VIDEO The Art of a Grateful Heart

The Art of a Grateful Heart

Give thanks to the Lord, for he is good; his love endures forever. Psalm 118:1

On our wedding day, Martie and I gladly vowed to be faithful “in good times as well as in bad, in sickness as well as in health, for richer or for poorer.” In a way it may seem strange to include vows about the bleak reality of bad times, sickness, and poverty on a cheerful wedding day. But it underscores the fact that life often has “bad” times.

So what are we to do when we face life’s inevitable difficulties? Paul urges us on behalf of Christ to “give thanks in all circumstances” (1 Thessalonians 5:18). As difficult as that may sound, there is good reason why God encourages us to embrace a spirit of gratitude. Gratitude is grounded in the truth that our Lord “is good” and “his love endures forever” (Psalm 118:1). He is present with us and strengthens us in the midst of trouble (Hebrews 13:5–6), and He lovingly uses our trials to grow our character into His likeness (Romans 5:3–4).

God, teach me to have a grateful heart. 

When life hits us with hard times, choosing to be grateful focuses our attention on the goodness of God and gives us the strength to make it through our struggles. With the psalmist, we can sing, “Give thanks to the Lord, for he is good; his love endures forever” (Psalm 118:29).

Lord, I realize that focusing on my troubles causes me to forget that even in the midst of trials You are good. Teach me the art of a grateful heart.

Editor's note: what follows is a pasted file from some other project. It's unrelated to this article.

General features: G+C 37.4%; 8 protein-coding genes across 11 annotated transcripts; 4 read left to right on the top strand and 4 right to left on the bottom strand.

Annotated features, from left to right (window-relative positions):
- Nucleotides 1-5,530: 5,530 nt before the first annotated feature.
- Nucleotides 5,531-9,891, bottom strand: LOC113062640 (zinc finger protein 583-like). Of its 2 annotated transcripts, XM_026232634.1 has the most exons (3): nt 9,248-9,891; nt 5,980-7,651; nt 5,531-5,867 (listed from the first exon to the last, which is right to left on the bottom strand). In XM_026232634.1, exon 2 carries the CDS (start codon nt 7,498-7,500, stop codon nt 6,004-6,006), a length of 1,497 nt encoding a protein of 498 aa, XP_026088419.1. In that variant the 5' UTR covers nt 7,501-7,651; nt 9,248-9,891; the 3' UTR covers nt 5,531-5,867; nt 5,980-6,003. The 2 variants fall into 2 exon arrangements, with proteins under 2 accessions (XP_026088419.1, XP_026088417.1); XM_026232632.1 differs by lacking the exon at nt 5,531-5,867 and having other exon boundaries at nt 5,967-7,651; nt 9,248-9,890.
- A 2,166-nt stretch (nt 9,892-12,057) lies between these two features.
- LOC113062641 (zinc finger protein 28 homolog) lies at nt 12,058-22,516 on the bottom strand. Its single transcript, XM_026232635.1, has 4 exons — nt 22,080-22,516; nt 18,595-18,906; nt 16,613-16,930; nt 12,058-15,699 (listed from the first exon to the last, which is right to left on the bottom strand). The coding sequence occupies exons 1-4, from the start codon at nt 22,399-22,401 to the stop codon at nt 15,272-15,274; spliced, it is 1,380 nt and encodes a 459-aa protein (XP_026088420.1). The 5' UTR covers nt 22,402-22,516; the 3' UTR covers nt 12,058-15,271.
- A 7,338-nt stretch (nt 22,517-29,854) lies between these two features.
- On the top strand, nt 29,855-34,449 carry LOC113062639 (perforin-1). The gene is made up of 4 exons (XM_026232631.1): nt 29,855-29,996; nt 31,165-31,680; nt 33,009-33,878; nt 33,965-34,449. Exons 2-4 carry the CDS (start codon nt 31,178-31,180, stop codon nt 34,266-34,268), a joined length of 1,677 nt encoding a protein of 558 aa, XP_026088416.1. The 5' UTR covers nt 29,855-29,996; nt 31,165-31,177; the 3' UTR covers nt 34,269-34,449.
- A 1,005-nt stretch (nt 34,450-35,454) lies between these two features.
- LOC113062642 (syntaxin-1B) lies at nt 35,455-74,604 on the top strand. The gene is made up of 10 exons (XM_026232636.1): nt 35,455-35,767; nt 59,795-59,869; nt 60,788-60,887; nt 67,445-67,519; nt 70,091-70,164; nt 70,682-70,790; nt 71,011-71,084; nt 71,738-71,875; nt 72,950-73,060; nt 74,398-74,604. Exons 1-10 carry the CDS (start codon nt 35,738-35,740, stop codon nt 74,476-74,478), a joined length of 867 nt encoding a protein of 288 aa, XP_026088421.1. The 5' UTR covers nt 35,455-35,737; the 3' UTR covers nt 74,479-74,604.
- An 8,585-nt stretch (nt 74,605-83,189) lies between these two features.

Thanksgiving is a virtue that grows through practice.

By Joe Stowell 

INSIGHT

The writer of Psalm 118 knew about the struggles of living in a fallen world. Even when surrounded by enemies, the psalmist’s confidence in the Lord remained strong (vv. 8–9, 13–14, 28). Note the opening and closing verses. Despite the dangers he faced, the psalmist begins and ends by choosing to praise God: “Give thanks to the Lord, for he is good; his love endures forever.”

Are you in the midst of a trial? Meditate on the Lord’s goodness and His enduring love.


Give Thanks ( With A Grateful Heart )

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Peace, Be Still!

Then [Jesus] arose and rebuked the wind, and said to the sea, “Peace, be still!” And the wind ceased and there was a great calm. Mark 4:39

In ancient literature, water often represents chaos. In Genesis 1:1, water covered the formless, empty, dark earth. God used a flood of waters to judge the earth in Noah’s day. In Exodus, the Red Sea threatened to destroy the escaping Hebrew slaves. And during the ministry of Jesus, storms on the Sea of Galilee threatened the well-being of His disciples. In each case, God brought order out of chaos; God was bigger and more powerful than the disorder.